In linguistic morphology, fossilization refers to two close notions. One is preserving of ancient linguistic features which have lost their grammatical functions in language. Another is loss of productivity of a grammatical paradigm (e.g. of an affix), which still remains in use in some words.
The term fossilization or interlanguage fossilization is also used in linguistics to refer to the process in which incorrect linguistic features become a permanent part of the way a person speaks and writes a new language, especially when not learned as a young child.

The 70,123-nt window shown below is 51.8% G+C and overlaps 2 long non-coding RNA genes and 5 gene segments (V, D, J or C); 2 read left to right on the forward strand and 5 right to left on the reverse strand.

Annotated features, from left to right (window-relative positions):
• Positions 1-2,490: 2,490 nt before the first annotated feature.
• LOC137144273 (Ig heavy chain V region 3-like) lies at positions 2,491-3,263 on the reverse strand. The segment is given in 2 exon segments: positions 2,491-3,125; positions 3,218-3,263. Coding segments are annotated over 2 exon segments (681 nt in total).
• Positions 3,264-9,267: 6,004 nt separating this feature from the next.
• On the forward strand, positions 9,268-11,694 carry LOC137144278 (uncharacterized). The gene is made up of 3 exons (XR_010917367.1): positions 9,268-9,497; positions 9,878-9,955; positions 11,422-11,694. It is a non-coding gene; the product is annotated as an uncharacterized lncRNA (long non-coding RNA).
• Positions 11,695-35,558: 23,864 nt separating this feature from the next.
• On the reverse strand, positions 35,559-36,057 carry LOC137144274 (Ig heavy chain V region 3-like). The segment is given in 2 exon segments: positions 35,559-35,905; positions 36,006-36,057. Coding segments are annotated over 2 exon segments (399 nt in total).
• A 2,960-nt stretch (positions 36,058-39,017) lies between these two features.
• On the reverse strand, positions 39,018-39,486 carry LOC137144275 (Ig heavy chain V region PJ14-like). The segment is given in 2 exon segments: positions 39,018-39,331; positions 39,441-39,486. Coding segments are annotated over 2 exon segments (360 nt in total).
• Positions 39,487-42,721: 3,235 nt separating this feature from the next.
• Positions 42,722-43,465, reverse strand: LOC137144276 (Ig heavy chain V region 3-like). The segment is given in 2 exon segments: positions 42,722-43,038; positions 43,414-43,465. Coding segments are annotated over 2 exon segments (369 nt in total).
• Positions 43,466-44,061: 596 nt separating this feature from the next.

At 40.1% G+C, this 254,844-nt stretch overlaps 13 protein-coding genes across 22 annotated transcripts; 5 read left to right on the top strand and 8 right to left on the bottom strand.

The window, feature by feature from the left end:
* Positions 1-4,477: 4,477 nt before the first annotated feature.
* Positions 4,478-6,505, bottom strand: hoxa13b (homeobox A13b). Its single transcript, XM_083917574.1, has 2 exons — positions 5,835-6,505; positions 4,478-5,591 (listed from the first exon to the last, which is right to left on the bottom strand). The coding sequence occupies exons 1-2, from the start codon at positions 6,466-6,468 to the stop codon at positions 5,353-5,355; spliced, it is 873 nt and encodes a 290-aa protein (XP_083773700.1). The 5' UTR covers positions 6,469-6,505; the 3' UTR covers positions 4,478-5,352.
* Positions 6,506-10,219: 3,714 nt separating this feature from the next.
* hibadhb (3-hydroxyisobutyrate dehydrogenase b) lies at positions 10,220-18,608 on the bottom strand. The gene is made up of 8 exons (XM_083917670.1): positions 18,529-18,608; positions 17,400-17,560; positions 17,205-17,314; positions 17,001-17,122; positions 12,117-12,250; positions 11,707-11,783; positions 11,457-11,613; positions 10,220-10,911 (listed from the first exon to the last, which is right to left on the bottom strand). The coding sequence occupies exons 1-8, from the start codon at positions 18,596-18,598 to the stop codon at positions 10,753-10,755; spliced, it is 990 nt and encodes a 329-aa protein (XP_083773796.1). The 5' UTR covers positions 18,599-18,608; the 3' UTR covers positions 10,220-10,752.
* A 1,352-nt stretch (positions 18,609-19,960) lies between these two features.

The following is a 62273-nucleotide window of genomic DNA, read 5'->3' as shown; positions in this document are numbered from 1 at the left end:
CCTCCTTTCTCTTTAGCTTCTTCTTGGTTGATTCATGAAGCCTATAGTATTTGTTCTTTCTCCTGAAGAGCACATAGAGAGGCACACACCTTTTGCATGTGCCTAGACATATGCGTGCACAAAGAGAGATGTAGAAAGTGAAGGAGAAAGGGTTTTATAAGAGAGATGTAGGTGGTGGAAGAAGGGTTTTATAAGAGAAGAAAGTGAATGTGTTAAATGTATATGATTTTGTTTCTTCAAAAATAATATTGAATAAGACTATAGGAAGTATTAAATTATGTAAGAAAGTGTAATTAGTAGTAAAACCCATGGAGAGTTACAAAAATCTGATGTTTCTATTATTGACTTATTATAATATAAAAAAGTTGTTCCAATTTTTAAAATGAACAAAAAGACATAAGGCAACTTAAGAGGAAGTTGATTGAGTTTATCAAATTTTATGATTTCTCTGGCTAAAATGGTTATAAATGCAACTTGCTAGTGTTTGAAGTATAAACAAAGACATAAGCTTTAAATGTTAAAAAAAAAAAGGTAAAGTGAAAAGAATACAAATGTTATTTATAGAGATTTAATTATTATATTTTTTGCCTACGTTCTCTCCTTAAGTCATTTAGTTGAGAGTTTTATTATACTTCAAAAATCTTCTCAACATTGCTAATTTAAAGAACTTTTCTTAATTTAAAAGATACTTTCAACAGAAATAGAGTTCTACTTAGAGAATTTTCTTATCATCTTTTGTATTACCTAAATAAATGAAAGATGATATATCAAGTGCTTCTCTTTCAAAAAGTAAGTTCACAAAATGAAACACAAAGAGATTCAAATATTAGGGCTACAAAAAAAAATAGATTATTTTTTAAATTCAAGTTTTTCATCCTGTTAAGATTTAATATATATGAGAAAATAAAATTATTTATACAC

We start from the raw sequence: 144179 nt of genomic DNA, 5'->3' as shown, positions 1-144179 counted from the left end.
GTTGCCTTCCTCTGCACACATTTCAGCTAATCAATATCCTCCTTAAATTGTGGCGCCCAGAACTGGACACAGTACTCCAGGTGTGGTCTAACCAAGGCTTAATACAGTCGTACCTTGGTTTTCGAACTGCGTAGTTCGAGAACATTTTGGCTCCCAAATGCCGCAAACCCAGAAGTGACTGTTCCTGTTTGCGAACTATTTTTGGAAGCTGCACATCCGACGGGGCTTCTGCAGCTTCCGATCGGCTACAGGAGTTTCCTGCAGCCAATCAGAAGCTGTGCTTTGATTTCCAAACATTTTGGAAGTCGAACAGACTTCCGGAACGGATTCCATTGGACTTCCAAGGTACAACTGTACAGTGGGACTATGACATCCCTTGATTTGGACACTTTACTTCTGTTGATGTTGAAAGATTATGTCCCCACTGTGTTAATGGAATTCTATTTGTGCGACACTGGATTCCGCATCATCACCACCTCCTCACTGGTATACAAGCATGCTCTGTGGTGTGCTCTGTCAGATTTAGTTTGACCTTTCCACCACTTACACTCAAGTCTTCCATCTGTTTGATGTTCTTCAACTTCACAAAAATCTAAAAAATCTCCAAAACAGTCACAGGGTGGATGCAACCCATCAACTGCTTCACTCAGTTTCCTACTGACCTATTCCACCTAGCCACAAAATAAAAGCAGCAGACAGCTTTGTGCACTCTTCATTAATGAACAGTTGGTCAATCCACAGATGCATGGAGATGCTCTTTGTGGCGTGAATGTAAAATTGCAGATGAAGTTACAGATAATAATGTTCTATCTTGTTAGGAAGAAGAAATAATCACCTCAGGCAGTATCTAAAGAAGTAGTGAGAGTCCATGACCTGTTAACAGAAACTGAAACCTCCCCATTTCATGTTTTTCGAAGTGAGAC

- The Dictionary of Historical and Comparative Linguistics, by Robert Lawrence Trask, p. 125